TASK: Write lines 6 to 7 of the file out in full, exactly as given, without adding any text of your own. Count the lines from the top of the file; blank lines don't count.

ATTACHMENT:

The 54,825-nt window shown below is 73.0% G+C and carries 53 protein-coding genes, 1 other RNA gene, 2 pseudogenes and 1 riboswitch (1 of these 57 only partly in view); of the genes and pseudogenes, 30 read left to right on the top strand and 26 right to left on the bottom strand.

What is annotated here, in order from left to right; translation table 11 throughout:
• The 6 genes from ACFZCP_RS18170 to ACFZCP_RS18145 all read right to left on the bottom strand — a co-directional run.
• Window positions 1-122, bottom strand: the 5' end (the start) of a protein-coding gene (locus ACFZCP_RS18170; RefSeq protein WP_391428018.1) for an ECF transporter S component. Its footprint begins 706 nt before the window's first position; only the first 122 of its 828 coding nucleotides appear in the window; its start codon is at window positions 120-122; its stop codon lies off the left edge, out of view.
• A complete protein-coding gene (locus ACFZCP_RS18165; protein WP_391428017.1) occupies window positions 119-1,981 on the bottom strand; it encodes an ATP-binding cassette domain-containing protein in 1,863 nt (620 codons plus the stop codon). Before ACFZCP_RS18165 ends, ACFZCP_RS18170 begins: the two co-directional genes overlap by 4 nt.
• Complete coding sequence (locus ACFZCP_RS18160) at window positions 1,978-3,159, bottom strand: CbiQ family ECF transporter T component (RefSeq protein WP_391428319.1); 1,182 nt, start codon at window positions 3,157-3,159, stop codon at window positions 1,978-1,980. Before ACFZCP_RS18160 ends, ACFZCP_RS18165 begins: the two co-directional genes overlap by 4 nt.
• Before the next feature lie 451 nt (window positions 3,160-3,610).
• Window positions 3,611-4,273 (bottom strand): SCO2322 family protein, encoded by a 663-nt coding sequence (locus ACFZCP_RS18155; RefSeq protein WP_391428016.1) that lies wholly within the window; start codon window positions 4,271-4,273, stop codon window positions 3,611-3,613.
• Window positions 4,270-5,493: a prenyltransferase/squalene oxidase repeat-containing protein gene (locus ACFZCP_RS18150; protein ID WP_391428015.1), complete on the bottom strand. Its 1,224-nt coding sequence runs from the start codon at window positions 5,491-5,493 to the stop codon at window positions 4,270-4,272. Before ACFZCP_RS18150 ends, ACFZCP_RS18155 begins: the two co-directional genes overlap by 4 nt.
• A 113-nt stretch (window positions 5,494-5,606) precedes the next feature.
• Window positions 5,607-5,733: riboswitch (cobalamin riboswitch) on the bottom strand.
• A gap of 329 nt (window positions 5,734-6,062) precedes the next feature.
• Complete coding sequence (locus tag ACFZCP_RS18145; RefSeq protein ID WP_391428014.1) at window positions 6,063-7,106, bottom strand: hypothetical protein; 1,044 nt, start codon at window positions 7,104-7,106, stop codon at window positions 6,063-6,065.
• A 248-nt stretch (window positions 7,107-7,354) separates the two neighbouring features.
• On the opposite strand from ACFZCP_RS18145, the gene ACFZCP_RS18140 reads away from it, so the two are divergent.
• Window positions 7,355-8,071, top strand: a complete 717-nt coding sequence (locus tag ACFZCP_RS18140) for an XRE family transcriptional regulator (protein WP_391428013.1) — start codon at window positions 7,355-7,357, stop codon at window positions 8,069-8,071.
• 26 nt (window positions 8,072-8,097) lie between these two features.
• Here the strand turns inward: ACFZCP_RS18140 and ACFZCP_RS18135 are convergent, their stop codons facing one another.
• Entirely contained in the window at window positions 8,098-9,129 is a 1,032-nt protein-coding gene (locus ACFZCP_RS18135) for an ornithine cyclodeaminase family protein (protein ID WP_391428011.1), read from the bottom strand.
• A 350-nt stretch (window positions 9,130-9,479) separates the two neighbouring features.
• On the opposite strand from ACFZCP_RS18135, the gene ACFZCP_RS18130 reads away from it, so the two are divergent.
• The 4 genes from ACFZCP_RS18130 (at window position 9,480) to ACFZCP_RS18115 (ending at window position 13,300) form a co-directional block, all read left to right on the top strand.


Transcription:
• Complete coding sequence (locus ACFZCP_RS18160) at window positions 1,978-3,159, bottom strand: CbiQ family ECF transporter T component (RefSeq protein WP_391428319.1); 1,182 nt, start codon at window positions 3,157-3,159, stop codon at window positions 1,978-1,980. Before ACFZCP_RS18160 ends, ACFZCP_RS18165 begins: the two co-directional genes overlap by 4 nt.
• Before the next feature lie 451 nt (window positions 3,160-3,610).